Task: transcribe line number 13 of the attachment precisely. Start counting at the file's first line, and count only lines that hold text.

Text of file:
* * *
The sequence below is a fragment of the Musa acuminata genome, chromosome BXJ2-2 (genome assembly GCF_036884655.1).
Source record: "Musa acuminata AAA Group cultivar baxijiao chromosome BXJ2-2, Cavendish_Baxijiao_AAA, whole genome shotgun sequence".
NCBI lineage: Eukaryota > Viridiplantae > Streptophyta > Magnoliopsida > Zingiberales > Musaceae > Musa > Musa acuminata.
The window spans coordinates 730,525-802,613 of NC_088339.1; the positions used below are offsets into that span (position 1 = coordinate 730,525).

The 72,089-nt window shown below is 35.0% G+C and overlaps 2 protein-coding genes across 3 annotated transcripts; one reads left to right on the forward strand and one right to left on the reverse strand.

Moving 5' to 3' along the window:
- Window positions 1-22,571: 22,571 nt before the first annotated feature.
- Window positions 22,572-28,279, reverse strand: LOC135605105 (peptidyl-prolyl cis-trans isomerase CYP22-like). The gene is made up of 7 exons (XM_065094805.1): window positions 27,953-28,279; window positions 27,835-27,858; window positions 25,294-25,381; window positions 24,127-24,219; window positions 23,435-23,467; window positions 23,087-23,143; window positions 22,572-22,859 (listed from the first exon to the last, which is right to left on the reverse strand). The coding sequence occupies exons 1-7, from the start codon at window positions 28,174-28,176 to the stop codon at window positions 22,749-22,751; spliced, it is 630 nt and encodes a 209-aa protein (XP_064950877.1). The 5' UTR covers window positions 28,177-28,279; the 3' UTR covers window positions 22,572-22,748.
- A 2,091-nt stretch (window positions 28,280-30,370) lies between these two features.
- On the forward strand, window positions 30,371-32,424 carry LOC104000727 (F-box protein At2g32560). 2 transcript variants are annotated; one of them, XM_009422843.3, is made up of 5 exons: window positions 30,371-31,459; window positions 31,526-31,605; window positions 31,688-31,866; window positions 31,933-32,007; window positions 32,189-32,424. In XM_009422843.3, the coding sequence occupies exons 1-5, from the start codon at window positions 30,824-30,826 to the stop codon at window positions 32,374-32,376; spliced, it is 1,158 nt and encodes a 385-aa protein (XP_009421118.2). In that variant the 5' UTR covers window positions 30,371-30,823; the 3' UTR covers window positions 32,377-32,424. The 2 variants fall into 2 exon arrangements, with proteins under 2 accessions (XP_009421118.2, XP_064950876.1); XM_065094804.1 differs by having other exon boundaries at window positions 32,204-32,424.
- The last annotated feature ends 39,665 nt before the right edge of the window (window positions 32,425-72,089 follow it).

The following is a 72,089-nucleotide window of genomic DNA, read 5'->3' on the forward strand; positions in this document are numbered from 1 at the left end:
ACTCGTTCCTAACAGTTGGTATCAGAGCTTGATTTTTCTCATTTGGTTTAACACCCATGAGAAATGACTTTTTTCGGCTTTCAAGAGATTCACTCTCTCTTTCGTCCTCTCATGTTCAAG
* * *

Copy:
ACTCGTTCCTAACAGTTGGTATCAGAGCTTGATTTTTCTCATTTGGTTTAACACCCATGAGAAATGACTTTTTTCGGCTTTCAAGAGATTCACTCTCTCTTTCGTCCTCTCATGTTCAAG